Author: Anett Pogácsás

The enforcement of copyright laws has faced some seemingly unwinnable battles over the last decade. It does not seem to be an exaggeration to assert that the enforcement tools of copyright law (or at least a considerable number of them) have become outdated. However, modernization of these instruments or the introduction of new tools is by no means an easy task. Blocking websites is a relatively new tool, but one may have the impression that this tool, too, is attempting to remedy or conceal the difficulties which arise when attempting to enforce a law The aim of this study is to decide whether or not this assumption is true, and to determine whether the practice of blocking websites can be regarded as an acceptable, effective solution. This is a particularly exciting issue in the light of legal developments in recent years and with the advent of the CDSM Directive. It has become clear that this directive cannot be applied universally. It currently appears that the regulation of blocking websites is becoming more and more differentiated, with the aim of developing modern and efficient means of enforcement – the question is whether it will be possible to create the necessary conditions for this in the near future.

Unfair commercial practices in the online sphere – social media in focus

Author: Klára Gellén

This study will focus on the characteristics of the dissemination of commercial communication to compare online platforms with the offline communication environment as well as to identify possible anomalies of online communication, while highlighting the commercial benefits of the online communication space. Promotional activities undertaken by businesses which exploit specific features of online platforms may also in many cases be considered to be unfair commercial practices.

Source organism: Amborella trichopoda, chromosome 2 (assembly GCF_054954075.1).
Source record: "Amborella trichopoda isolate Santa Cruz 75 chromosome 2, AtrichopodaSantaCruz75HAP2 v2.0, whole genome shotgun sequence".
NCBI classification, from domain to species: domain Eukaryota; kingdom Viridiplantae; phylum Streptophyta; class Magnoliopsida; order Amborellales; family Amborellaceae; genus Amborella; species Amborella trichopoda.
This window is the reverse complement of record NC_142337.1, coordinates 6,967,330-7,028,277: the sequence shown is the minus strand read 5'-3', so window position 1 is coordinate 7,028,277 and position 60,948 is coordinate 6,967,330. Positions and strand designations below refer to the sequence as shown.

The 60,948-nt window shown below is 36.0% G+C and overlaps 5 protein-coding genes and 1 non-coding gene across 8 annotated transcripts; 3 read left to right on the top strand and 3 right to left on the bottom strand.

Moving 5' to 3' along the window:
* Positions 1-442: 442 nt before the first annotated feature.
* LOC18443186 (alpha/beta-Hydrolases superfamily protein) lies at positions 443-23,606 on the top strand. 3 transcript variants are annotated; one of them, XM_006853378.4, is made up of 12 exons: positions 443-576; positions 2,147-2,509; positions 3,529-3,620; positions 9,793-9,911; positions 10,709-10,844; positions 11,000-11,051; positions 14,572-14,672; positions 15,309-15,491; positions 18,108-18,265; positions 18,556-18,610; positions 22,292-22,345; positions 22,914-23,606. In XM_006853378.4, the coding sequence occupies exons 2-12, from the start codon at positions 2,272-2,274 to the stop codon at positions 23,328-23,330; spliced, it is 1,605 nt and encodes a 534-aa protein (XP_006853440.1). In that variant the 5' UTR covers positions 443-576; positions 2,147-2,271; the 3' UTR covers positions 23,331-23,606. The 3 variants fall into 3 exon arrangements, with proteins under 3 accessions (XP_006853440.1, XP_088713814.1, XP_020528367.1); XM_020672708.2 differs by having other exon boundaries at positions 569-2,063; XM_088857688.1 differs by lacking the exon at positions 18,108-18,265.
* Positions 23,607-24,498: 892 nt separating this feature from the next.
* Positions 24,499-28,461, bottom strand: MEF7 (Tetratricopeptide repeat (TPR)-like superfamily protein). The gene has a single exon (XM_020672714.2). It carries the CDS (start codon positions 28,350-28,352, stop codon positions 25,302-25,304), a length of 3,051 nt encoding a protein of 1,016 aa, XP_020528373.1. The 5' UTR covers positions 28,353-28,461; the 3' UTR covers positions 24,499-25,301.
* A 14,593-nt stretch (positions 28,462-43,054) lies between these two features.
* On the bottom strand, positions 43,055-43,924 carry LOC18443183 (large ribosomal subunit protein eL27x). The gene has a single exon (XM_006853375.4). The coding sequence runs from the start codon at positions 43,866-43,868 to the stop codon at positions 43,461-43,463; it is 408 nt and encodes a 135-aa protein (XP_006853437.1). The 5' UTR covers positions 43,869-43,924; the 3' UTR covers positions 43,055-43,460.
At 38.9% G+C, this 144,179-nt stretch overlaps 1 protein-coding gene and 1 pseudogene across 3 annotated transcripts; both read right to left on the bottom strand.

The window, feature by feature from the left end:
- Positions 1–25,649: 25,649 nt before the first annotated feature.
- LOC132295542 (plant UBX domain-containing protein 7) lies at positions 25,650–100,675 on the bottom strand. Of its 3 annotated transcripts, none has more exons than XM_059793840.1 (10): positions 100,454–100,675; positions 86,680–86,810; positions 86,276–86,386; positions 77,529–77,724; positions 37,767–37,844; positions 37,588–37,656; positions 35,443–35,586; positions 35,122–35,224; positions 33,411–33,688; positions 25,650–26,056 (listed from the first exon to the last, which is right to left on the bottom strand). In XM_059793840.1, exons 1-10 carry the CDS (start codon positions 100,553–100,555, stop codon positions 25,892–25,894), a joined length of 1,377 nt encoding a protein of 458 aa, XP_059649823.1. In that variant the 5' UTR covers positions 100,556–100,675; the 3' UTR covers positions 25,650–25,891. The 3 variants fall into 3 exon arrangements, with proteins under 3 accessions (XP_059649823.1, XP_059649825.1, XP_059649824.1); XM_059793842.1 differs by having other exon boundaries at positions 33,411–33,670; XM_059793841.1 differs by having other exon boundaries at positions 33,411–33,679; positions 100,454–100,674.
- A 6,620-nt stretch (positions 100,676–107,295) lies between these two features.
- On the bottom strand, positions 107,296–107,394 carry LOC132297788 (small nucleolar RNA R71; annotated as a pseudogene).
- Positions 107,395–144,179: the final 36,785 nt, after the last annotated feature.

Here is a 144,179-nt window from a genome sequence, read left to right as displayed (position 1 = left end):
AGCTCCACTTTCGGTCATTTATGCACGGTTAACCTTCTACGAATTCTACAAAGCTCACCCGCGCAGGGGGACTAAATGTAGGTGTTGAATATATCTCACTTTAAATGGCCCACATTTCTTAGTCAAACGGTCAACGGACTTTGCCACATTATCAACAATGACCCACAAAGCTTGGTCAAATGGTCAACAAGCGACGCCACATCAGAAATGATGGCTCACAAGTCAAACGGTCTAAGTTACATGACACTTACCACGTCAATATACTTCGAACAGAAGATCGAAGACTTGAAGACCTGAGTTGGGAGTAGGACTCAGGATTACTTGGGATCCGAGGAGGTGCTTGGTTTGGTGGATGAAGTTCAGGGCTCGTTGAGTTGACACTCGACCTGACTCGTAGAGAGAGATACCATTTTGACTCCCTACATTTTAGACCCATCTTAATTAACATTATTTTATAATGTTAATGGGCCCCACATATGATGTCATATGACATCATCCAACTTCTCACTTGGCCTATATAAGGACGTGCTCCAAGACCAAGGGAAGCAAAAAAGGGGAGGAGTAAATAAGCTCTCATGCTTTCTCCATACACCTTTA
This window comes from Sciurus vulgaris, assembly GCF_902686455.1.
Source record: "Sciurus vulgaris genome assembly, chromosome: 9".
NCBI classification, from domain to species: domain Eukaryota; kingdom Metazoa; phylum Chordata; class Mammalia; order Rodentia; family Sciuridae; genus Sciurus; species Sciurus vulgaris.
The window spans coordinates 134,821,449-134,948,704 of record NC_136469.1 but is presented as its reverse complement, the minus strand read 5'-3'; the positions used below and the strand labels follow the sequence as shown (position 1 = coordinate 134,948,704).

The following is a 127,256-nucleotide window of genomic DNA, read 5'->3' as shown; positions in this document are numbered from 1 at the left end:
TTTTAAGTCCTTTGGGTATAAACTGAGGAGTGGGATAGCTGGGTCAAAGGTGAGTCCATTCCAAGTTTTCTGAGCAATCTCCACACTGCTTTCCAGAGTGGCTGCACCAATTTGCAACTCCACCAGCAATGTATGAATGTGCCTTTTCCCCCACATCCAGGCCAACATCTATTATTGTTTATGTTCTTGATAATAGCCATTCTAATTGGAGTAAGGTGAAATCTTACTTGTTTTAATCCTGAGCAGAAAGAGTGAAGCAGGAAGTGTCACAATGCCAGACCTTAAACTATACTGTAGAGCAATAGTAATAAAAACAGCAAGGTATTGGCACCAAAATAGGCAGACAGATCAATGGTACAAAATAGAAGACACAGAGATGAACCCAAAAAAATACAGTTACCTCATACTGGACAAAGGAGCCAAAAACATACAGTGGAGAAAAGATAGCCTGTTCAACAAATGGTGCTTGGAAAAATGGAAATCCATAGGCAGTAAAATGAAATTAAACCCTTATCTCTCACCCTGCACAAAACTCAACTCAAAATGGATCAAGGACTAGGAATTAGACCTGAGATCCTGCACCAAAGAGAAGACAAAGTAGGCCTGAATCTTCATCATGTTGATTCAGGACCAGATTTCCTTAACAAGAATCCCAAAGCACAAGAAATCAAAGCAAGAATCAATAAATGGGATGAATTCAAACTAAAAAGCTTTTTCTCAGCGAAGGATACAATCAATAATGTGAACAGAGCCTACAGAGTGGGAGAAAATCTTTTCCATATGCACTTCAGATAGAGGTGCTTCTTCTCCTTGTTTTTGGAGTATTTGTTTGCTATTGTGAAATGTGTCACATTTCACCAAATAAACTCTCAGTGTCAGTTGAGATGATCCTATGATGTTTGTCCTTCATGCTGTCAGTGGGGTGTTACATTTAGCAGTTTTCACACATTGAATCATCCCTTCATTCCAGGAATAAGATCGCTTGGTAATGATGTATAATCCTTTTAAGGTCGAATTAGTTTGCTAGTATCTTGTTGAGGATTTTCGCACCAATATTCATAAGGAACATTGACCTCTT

In this regard, the author examines the legal environment of unfair commercial practices. The aims of the study include examining unfair price/product comparison sites, hidden online advertising, influencer marketing, and falsely generated popularity metrics.

The constitutional situation and role of fake news in influencing the democratic public sphere

Author: János Tamás Papp

Fake news (noun): False reports of events, written and read on websites. The definition by the Oxford Dictionary is sufficiently concise and to the point, but this short combination of words raises serious constitutional and media law problems in itself. The issue of fake news is closely linked to politics, the media and social media, but nowadays it has become one of the defining issues of constitutional democracy itself. Fake news, the untrue statement of fact, does not in itself fall outside the framework of speech protected by the constitutional principles of freedom of speech, but its negative impact on democratic processes is indisputable. While it would be an exaggeration to say that an online disinformation campaign could decide the outcome of an election, it is already clear that unless a suitable solution to the problem is found, public debates based on factual information that foster democratic public opinion will be almost impossible. The present study examines the effects of fake news on the democratic public sphere, mainly as regards freedom of expression and social media. It will analyze the emergence of fake news and the reinforcing effect of social media, the constitutional protection of false statements of facts in public debates and the attempts that have been made to suppress fake news.

Book reviews

Tibor Klestenitz: Fejezetek az egyházi sajtó történetéből. [Chapters from the history of ecclesiastical press] (Budapest, Médiatudományi Intézet, 2020.)

Author: Vince Paál

Tibor Kiss – Katalin Parti – Gergő Prazsák: Cyberdeviancia. [Cyberdeviance] (Budapest, Dialóg Campus, 2019.)

Author: Árpád Varga

Paul Bernal: The Internet, Warts and All. Free Speech, Privacy and Truth. (Cambridge, Cambridge University Press, 2018.)

Author: András Koltay

In Medias Res